The six-pointed star known as the Magen David or Shield of David, which is now emblazoned on the flag of…
The six-pointed Shield of David, now inscribed on the flag of Israel, is universally accepted as the Jewish symbol par excellence; and it is commonly assumed that the Magen David’s special significance reaches back to remote antiquity, and enshrines some deep, traditionally hallowed, religious or historical meaning. Gershom Scholem, one of the great Jewish scholars of our time, here traces the obscure story of the Magen David through its long and curious career, and reveals that the true story of the symbol is quite different from that asserted by most accepted “authorities.”
The six-pointed star known as the Magen David or Shield of David, which is now emblazoned on the flag of the State of Israel, is from every point of view a cause for astonishment. Where did the symbol originate, and what is its true meaning? In the scholarly literature, as well as the popular, truth and fantasy are mingled. Writers on the subject confuse the authentic tradition of the symbol, which they do not understand very well, with their own speculations, some of which are very far-fetched indeed: in sum, each man interprets the Magen David as he pleases.
One commentator says: this is the symbol of Judaism, of the religious and intellectual universe of monotheism. Another says: it is the pure symbol of the Jewish national community. Some say: it is the symbol of the wars of the Kings of the House of David, while still others say: it is the symbol of eternal harmony and peace, the unification of opposites and their subordination to the principle of unity. What is common to all these interpretations is that their daring is matched only by their ineptness.
The Shield of David is indeed a wondrous symbol, stimulating the intellect and arousing the passion for speculation. And whose heart is not stirred to illuminate the dark depths, each man according to the latest encyclopedia at his disposal? Blessed be He Who succors the poor. Who has shown us wonders by His grace, and has not locked the gates of pious homiletics.
What is the true history of this Shield of David in the Jewish tradition?
Does it have its roots in the Jewish tradition at all? Has it always been accepted among wide or narrow circles as the symbol of Judaism, or at least as a specifically Jewish symbol? And if not, when did it begin to serve this function, and through what causes? In trying to answer these questions, a distinction must be made between the appearance of the emblem itself—the two crossed triangles in the shape of a six-pointed star—and the history of the name, “Shield of David,” by which it is now known; for the name and the symbol were not originally linked together.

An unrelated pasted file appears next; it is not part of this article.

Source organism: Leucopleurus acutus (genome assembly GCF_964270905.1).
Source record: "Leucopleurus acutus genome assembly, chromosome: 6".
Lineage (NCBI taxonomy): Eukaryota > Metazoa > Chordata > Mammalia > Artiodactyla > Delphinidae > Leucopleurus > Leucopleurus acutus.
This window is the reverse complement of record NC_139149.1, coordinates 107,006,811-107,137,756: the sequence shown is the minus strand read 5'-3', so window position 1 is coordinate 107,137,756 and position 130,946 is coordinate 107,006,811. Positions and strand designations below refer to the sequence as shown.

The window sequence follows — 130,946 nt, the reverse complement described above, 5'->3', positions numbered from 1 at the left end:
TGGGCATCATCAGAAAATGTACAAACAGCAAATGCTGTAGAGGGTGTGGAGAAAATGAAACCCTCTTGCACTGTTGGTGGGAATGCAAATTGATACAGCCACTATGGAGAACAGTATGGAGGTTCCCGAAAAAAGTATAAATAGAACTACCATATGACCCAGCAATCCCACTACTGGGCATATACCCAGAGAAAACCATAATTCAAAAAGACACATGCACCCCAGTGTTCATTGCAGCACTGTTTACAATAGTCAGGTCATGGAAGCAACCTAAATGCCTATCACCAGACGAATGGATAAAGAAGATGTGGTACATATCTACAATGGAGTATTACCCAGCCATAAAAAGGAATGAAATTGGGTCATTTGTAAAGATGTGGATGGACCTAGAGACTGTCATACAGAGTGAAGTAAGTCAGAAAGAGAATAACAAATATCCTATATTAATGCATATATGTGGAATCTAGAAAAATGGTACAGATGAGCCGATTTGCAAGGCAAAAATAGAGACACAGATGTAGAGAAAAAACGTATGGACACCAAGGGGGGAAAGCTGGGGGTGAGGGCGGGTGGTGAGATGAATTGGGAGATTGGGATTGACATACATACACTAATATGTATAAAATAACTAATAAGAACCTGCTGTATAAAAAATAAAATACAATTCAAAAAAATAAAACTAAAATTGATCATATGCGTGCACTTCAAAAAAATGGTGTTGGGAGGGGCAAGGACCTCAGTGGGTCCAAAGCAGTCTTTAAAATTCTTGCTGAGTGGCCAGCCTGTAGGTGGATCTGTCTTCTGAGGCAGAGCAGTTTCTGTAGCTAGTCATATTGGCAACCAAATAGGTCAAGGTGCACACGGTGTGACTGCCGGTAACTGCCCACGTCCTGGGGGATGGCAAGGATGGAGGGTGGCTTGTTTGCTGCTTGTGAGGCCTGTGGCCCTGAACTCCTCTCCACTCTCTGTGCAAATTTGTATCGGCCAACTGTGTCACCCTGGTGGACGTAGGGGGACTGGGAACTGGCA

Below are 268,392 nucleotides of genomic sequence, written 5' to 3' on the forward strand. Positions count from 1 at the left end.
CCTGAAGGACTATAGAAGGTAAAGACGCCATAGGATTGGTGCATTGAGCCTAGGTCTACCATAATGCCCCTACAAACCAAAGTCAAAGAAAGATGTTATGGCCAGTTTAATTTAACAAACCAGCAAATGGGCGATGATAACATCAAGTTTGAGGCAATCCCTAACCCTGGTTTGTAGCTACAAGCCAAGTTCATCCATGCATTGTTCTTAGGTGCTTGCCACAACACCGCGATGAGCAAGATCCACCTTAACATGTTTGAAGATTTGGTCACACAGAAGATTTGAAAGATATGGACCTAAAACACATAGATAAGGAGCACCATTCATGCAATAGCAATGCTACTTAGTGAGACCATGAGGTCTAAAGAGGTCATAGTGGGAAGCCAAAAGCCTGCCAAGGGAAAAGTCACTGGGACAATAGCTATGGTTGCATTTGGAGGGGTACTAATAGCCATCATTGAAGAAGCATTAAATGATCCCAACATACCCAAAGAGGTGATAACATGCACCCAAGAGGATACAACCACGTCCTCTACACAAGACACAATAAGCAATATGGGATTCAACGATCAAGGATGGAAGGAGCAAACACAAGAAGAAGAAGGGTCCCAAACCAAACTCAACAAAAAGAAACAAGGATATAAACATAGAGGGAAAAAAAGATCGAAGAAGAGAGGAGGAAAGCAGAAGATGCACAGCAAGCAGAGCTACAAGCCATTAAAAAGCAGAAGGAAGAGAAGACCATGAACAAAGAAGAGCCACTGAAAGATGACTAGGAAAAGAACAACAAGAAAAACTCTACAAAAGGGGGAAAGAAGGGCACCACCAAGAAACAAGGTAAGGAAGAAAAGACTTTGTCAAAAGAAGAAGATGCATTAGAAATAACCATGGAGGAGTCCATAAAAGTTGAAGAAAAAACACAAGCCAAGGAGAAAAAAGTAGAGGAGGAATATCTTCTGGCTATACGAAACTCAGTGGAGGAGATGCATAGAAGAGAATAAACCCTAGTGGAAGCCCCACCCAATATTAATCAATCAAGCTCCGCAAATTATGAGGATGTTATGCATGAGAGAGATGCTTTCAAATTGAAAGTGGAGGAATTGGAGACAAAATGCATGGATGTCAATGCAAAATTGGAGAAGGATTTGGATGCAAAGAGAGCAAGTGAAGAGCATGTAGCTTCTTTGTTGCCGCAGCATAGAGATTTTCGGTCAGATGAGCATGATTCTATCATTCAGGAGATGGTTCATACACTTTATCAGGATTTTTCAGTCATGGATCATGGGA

Actually the six-pointed star is not a Jewish symbol; a fortiori it could not be “the symbol of Judaism.” It has none of the criteria that mark the nature and development of the true symbol. It does not express any “idea,” it does not arouse ancient associations rooted in our experiences, and it is not a shorthand representation of an entire spiritual reality, understood immediately by the observer. It does not remind us of anything in Biblical or in rabbinic Judaism. Indeed, until the middle of the 19th century, it did not occur to any scholar or Cabalist to inquire into the secret of its Jewish meaning, and it is not mentioned in the books of the devout or in all of Hasidic literature. If it was once related to the emotions of the devout Jew, that relation was entirely founded on a sentiment of fear.
The two-triangle star is to be found among many peoples, both as decoration and as a magical sign, although it seems to be younger than its companion, the pentagram or five-pointed star. Its occasional appearance as a decoration gives it no claim to be a “Jewish” symbol; and even as a simple decoration it is only rarely found among our antiquities. It appears among the motifs that served to decorate ancient buildings, including the synagogue of Capernaum (2nd or 3rd century CE), but in the same synagogue the swastika is found side by side with it, and certainly no one will contend that this makes the swastika a Jewish symbol. The six-pointed star has been discovered on an ancient Hebrew (or Phoenician) seal, but together with other signs and figures, none of which can be considered a Jewish religious symbol. It is not to be found at all in medieval synagogues or on medieval ceremonial objects, although it has been found in quite a number of medieval Christian churches—again, not as a Christian symbol but only as a decorative motif. The appearance of the symbol in Christian churches long before its appearance in our synagogues should warn the overzealous interpreters. We can easily understand Jacob Reifman, one of the great scholars of the Enlightenment, who seventy-five years ago cried out against the Shield of David as “‘slips of a stranger’ in Israel’s vineyard,” recalling the verse: “They mingled themselves with the nations and learned their works.”